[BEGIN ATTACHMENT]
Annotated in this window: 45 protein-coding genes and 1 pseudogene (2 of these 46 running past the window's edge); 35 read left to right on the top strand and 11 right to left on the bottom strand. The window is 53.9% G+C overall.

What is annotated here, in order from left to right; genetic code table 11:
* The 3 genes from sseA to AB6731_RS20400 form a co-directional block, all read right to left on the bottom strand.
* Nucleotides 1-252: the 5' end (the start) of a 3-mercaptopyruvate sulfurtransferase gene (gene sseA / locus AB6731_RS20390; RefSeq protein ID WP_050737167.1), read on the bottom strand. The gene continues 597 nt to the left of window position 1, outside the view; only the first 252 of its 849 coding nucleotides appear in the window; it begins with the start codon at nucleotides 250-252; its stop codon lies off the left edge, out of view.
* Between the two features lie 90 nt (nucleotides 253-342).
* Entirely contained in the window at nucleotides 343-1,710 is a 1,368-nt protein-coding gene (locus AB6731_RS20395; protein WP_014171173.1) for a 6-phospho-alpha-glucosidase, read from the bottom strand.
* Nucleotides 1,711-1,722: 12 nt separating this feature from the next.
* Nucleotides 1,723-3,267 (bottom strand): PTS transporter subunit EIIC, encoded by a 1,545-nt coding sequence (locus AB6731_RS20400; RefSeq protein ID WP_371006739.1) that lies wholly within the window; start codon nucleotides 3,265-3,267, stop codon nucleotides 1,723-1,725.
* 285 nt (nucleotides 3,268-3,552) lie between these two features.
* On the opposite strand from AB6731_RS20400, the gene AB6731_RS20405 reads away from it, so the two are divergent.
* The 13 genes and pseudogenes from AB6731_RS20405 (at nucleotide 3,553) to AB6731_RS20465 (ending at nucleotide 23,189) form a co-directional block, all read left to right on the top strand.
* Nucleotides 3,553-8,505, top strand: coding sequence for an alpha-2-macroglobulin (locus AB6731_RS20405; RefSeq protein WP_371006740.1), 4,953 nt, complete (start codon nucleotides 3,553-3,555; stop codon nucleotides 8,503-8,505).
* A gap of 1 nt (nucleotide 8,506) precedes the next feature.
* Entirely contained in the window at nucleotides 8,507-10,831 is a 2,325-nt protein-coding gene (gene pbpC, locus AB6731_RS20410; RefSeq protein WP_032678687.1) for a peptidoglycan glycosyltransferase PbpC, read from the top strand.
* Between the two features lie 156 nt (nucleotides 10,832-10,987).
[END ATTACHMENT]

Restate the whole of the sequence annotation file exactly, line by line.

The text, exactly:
Annotated in this window: 45 protein-coding genes and 1 pseudogene (2 of these 46 running past the window's edge); 35 read left to right on the top strand and 11 right to left on the bottom strand. The window is 53.9% G+C overall.

What is annotated here, in order from left to right; genetic code table 11:
* The 3 genes from sseA to AB6731_RS20400 form a co-directional block, all read right to left on the bottom strand.
* Nucleotides 1-252: the 5' end (the start) of a 3-mercaptopyruvate sulfurtransferase gene (gene sseA / locus AB6731_RS20390; RefSeq protein ID WP_050737167.1), read on the bottom strand. The gene continues 597 nt to the left of window position 1, outside the view; only the first 252 of its 849 coding nucleotides appear in the window; it begins with the start codon at nucleotides 250-252; its stop codon lies off the left edge, out of view.
* Between the two features lie 90 nt (nucleotides 253-342).
* Entirely contained in the window at nucleotides 343-1,710 is a 1,368-nt protein-coding gene (locus AB6731_RS20395; protein WP_014171173.1) for a 6-phospho-alpha-glucosidase, read from the bottom strand.
* Nucleotides 1,711-1,722: 12 nt separating this feature from the next.
* Nucleotides 1,723-3,267 (bottom strand): PTS transporter subunit EIIC, encoded by a 1,545-nt coding sequence (locus AB6731_RS20400; RefSeq protein ID WP_371006739.1) that lies wholly within the window; start codon nucleotides 3,265-3,267, stop codon nucleotides 1,723-1,725.
* 285 nt (nucleotides 3,268-3,552) lie between these two features.
* On the opposite strand from AB6731_RS20400, the gene AB6731_RS20405 reads away from it, so the two are divergent.
* The 13 genes and pseudogenes from AB6731_RS20405 (at nucleotide 3,553) to AB6731_RS20465 (ending at nucleotide 23,189) form a co-directional block, all read left to right on the top strand.
* Nucleotides 3,553-8,505, top strand: coding sequence for an alpha-2-macroglobulin (locus AB6731_RS20405; RefSeq protein WP_371006740.1), 4,953 nt, complete (start codon nucleotides 3,553-3,555; stop codon nucleotides 8,503-8,505).
* A gap of 1 nt (nucleotide 8,506) precedes the next feature.
* Entirely contained in the window at nucleotides 8,507-10,831 is a 2,325-nt protein-coding gene (gene pbpC, locus AB6731_RS20410; RefSeq protein WP_032678687.1) for a peptidoglycan glycosyltransferase PbpC, read from the top strand.
* Between the two features lie 156 nt (nucleotides 10,832-10,987).